Drunk people should pay for the treatment they receive at accident and emergency units, a patients' group has said.A group populated by vacant pillocks with the foresight of a circus clown waving to the crowd before walking into a door, presumably.
[Margaret Watt, chair of the group,] said drunk people should be charged for using ambulances and for the time of staff who treated them.I'm just trying to imagine the meeting where, having come up with such an empty-headed idea, she looked round the table and asked if anyone could see any potential problems, only to be met with furious head-shaking and heroic ignorance. Anyone with something between their ears more substantial than silly putty, of course, would have been throwing their hand in the air and shouting "ooh, ooh, Miss!" (or Ms, it would seem) at this point.
She said that the money generated from such a scheme should then be invested in increasing NHS staff numbers.
Let's start with the obvious one. What happens if someone is injured badly and decides to tough it out instead of getting this newly-chargeable treatment? Alcohol is well known to impair judgement and to increase a sense of invincibility, after all (though admittedly such a concept is likely alien to these stupid purse-lipped crones). Is a bit of time spent treating a patient - who may well have already paid plenty into the system by way of taxation - preferable to, say, their dropping dead from subsequent haemorrhaging?
Too far-fetched? Oh I don't think so, chummies. I'd give it a month before we hear of the first fatality.
Charging for the ambulance is a great idea (sarky alert), but the same scenario applies. If the patient knows that there will be a bill at the end of A&E treatment, many will refuse. What's the answer to protect them if the paramedic suspects their injury to be serious? Are they to be forced to hospital against their will? I believe there's a law against extortion and 'extracting money with menaces', isn't there? That's some pretty important primary legislation to be drafted to avoid the NHS being dragged to court even more than they are already.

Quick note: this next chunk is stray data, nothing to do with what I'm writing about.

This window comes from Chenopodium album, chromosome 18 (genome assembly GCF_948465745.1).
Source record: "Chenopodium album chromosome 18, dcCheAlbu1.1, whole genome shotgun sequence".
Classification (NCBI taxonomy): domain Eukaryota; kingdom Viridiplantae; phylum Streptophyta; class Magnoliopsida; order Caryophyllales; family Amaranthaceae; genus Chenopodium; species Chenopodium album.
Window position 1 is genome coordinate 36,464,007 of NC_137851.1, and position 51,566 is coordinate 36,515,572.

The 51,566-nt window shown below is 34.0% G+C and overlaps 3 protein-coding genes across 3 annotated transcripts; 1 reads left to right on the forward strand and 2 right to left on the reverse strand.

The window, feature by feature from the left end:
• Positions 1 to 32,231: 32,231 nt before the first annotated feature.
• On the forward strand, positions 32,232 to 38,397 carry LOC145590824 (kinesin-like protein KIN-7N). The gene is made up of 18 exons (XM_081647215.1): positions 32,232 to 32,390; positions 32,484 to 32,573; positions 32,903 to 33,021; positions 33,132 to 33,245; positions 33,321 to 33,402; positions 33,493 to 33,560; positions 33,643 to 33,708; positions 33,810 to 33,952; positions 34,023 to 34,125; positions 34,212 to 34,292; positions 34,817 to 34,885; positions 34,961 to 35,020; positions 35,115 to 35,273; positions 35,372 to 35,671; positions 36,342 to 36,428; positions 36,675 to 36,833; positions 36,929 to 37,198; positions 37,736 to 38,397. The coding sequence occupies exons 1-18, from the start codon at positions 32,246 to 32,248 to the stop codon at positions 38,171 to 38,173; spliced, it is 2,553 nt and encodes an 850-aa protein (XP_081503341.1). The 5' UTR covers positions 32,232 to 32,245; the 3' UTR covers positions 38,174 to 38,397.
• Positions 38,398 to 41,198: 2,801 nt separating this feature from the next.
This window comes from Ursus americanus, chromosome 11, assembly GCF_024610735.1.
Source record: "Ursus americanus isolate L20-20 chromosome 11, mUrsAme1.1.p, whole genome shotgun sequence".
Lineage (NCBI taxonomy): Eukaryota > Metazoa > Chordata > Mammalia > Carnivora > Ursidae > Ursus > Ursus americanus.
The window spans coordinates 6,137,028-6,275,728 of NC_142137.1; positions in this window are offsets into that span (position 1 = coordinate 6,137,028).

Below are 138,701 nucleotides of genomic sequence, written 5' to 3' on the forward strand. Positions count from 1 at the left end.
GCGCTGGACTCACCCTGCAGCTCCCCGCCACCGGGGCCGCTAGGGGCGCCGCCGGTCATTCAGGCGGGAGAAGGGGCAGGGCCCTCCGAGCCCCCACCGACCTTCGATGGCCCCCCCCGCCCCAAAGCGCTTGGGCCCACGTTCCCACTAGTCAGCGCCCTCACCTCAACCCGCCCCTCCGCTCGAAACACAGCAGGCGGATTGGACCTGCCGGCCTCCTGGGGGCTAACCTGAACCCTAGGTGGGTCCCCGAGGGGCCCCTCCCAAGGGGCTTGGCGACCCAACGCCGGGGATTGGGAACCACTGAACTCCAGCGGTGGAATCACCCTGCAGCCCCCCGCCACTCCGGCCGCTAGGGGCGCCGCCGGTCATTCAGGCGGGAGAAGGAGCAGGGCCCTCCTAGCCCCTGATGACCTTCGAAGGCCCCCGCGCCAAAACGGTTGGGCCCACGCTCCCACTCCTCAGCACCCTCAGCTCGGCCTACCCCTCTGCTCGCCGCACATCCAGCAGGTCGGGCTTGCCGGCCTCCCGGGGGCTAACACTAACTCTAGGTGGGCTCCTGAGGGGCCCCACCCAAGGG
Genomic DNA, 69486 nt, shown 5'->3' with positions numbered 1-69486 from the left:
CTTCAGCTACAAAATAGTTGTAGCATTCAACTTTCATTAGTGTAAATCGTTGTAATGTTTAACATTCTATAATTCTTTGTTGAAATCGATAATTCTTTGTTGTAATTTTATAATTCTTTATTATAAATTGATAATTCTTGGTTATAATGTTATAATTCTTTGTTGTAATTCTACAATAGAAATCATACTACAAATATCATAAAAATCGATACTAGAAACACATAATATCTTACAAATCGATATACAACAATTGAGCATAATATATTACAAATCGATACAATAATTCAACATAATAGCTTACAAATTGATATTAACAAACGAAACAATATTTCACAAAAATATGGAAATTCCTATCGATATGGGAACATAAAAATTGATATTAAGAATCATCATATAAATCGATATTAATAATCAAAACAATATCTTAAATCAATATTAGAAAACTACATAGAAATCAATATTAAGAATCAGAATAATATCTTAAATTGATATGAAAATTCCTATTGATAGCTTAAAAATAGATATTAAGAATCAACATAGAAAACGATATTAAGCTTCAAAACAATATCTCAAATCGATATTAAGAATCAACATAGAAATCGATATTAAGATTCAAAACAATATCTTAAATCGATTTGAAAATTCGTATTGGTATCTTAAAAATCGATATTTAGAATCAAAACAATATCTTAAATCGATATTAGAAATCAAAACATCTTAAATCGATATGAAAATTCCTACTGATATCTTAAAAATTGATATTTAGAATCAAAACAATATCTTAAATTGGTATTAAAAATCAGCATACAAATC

This is without asking how drunk is drunk enough to be charged? There really isn't any definition except the one currently used to define too drunk to drive, and I truly believe that a public sector which is itself intoxicated on other people's money will find such a level extremely attractive for this purpose.
"Sorry Mrs Prunehat, you've had three sherries, so we'll be charging you £261 for accidentally falling down your staircase tonight. You can pay in instalments out of your weekly pension, OK?"
And, naturally, once this precedent is set the same will inexorably follow for the overweight, smokers, drivers in 31mph+ accidents, and everyone else Ms Watt and her dozy ilk disapprove of.
Still, the private sector will naturally step in and we will see a new market in insurances for any such event. In fact, the more choosy the NHS becomes as to which behaviours they are willing to treat out of the huge extorted funds they currently enjoy, the bigger the insurance industry will get. And the more who feel obliged to pay insurance premiums for NHS care, the louder the call will be for a refund of NI contributions which were paid over their lifetime, in good faith, on the promise of healthcare which is "free at the point of delivery".
Oh my! Are we talking about a system of healthcare where those who are financially able will take out insurance for potential health mishaps, whereby those who are less well off suffer the consequences? I think we are, you know.
What a fucking great idea, Ms Watt. You're in effect advocating moving towards a slow break up of the NHS in favour of personal responsibility and insurance-based treatment.